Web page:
Still, the Frenchman should keep the faith. Gobert has the most impressive wingspan (7-9) and his standing reach is only three inches from the rim. These freakish attributes make Gobert a natural shot blocker — which just so happens to fill a need for the Blazers.”
Everybody projects him as a rim protector,” ESPN’s Chad Ford said on Tuesday, “but the issue is, he’s not skilled offensively, needs strength and doesn’t have a high motor.”
7. Mason Plumlee, 6-10 power forward, Duke
Four years at Duke as a dunker and rebounder (7.7 career average) portray the 23-year-old Plumlee as an incomplete player with a low ceiling. These perceived limitations have caused Plumlee to float in the projections as high as a lottery pick at 14 or as low as a selection in the 20s. Even so, Plumlee still has a big body and that will make him decent option as a backup center.
8. Mike Muscala, 6-11 power forward, Bucknell
Muscala finished his four-year college career as arguably the best player to come out of Bucknell.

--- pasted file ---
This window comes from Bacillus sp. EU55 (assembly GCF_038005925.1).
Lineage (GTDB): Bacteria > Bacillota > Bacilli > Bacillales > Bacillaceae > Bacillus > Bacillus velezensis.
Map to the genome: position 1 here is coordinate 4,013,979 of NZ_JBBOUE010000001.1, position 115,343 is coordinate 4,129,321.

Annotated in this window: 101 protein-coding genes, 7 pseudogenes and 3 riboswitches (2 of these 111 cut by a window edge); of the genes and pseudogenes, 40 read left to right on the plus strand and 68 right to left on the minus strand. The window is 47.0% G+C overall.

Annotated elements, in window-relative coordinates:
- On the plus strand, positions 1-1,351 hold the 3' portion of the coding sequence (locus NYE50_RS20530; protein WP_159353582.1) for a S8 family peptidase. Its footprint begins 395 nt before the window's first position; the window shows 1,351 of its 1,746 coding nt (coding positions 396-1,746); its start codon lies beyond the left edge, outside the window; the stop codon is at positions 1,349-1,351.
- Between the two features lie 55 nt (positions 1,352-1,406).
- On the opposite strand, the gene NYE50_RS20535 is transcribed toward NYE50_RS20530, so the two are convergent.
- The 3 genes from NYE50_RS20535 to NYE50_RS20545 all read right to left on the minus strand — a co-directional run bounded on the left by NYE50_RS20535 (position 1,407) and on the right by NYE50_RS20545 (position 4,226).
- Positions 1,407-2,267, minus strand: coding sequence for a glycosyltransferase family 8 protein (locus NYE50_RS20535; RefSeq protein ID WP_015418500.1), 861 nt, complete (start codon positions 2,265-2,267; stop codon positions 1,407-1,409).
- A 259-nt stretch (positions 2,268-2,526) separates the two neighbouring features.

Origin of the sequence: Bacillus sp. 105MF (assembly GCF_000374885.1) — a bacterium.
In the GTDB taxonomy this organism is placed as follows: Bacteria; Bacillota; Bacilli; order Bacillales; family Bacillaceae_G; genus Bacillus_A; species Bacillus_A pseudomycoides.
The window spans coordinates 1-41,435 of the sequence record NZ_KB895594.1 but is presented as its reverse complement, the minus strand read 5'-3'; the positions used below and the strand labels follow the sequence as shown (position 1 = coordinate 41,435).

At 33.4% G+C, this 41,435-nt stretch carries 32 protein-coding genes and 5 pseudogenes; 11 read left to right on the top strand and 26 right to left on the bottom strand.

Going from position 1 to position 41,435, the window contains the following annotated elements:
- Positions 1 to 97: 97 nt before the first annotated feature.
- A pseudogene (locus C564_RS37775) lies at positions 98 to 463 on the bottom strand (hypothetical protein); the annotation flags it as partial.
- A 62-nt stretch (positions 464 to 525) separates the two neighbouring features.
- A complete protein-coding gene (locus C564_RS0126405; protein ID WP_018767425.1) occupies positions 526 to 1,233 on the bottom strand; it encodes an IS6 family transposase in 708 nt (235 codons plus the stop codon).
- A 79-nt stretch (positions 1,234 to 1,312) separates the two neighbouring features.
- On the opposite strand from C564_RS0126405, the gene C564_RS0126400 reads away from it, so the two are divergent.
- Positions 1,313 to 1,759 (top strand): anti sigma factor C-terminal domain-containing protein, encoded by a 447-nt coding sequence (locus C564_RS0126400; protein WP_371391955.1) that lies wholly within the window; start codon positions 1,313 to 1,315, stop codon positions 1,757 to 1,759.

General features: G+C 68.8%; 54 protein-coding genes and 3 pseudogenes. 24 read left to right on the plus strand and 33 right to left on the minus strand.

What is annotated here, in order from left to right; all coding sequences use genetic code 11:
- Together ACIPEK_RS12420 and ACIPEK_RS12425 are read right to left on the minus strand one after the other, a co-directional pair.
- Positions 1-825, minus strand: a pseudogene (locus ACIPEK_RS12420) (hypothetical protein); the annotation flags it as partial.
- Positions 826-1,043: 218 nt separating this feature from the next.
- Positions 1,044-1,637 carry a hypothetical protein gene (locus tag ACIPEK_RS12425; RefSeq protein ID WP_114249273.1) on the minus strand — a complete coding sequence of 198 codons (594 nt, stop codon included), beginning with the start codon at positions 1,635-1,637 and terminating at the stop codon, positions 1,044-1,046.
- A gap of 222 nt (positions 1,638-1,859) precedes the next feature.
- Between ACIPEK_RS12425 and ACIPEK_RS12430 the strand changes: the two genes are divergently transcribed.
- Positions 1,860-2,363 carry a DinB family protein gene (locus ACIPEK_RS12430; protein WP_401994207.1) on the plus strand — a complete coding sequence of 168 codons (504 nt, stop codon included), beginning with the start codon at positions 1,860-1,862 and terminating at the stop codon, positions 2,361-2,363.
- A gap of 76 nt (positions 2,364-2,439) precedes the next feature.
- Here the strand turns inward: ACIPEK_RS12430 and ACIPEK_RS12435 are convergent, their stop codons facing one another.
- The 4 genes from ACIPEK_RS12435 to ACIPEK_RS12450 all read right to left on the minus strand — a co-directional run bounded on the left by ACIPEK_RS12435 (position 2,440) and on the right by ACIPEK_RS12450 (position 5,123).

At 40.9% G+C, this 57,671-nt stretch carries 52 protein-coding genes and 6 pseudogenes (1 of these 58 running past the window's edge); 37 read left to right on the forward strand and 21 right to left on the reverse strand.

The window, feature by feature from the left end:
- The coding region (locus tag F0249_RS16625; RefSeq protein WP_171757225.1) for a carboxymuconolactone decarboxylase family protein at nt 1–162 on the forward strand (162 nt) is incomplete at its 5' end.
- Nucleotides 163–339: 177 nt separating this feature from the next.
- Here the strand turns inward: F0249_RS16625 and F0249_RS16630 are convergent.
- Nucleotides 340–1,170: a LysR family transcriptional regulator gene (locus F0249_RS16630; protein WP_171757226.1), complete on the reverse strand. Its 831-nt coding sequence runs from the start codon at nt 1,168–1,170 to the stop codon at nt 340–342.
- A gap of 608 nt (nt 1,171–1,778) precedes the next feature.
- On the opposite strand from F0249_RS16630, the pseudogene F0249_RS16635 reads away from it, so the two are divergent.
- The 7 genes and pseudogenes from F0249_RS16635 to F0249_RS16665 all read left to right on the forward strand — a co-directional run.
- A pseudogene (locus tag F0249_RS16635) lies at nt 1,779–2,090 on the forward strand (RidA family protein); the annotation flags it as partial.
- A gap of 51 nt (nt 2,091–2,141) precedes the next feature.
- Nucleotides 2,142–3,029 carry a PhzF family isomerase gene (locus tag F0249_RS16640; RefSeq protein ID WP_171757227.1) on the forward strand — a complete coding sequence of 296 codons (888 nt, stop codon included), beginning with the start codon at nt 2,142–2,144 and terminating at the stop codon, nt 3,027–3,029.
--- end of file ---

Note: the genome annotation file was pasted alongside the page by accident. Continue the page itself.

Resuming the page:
The program centered around Muscala, who ranks first all-time in school history in scoring with 2,036 points and second in rebounds (1,093) and blocked shots (271).
Though his size automatically made Muscala a center in college, he believes he would be a better fit as an NBA power forward. This aversion to physical play could plummet his stock to the second round but Muscala’s soft touch as a career 50 percent field-goal shooter fits in with the stretch-four phenomenon in the NBA.
9. Jackie Carmichael, 6-9 power forward, Illinois State
Carmichael improved his stock after his showing at the all-senior Portsmouth Invitational this spring. Mitchell is not alone in his attempts to fashion himself as the next Kenneth Faried. Carmichael, as well, welcomes comparisons to the high-energy, no-quit rebounder. As a senior, Carmichael led the Missouri Valley Conference with 9.3 rebounds and 2.1 blocked shots and also averaged 17.4 points per game.
10. Colton Iverson, 7-0 center, Colorado State
During his only year at Colorado State as a senior, Iverson played as the invincible force that led the Rams to an NCAA Tournament upset over Missouri. And good news for the Save The Center contingent — Iverson (14.2 points and 9.8 rebounds per game) knows he’s a big man and plays like one.
“I’m a traditional post player, back to the basket, just physical, big body,” Iverson said after his June 17 workout with the Blazers. “I always had a jump shot (but) I led the conference in field-goal percentage and that’s basically because I was pounding it inside.”
Nevertheless, ESPN’s Chad Ford said on Tuesday that NBA teams have referred to Iverson as “Five Fouls,” — a suggestion that the big man will only do the dirty work at the next level.
“That’s how people are evaluating him,” Ford said.